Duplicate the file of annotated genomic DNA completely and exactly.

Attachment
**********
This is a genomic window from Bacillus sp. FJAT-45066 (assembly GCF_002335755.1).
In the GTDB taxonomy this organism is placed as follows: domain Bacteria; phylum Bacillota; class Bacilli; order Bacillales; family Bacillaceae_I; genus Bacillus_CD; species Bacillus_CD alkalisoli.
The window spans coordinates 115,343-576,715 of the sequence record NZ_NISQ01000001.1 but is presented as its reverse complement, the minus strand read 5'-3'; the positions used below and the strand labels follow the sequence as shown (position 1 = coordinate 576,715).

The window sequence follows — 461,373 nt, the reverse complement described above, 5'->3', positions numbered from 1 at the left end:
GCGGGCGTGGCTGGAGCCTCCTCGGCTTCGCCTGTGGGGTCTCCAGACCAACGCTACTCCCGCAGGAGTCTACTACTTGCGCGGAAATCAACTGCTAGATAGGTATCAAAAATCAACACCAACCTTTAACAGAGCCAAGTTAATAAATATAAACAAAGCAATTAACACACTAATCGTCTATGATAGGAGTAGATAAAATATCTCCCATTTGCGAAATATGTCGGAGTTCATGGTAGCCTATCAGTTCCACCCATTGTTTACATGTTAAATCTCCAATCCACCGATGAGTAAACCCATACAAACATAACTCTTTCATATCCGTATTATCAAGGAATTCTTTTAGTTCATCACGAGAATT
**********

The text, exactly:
This is a genomic window from Bacillus sp. FJAT-45066 (assembly GCF_002335755.1).
In the GTDB taxonomy this organism is placed as follows: domain Bacteria; phylum Bacillota; class Bacilli; order Bacillales; family Bacillaceae_I; genus Bacillus_CD; species Bacillus_CD alkalisoli.
The window spans coordinates 115,343-576,715 of the sequence record NZ_NISQ01000001.1 but is presented as its reverse complement, the minus strand read 5'-3'; the positions used below and the strand labels follow the sequence as shown (position 1 = coordinate 576,715).

The window sequence follows — 461,373 nt, the reverse complement described above, 5'->3', positions numbered from 1 at the left end:
GCGGGCGTGGCTGGAGCCTCCTCGGCTTCGCCTGTGGGGTCTCCAGACCAACGCTACTCCCGCAGGAGTCTACTACTTGCGCGGAAATCAACTGCTAGATAGGTATCAAAAATCAACACCAACCTTTAACAGAGCCAAGTTAATAAATATAAACAAAGCAATTAACACACTAATCGTCTATGATAGGAGTAGATAAAATATCTCCCATTTGCGAAATATGTCGGAGTTCATGGTAGCCTATCAGTTCCACCCATTGTTTACATGTTAAATCTCCAATCCACCGATGAGTAAACCCATACAAACATAACTCTTTCATATCCGTATTATCAAGGAATTCTTTTAGTTCATCACGAGAATT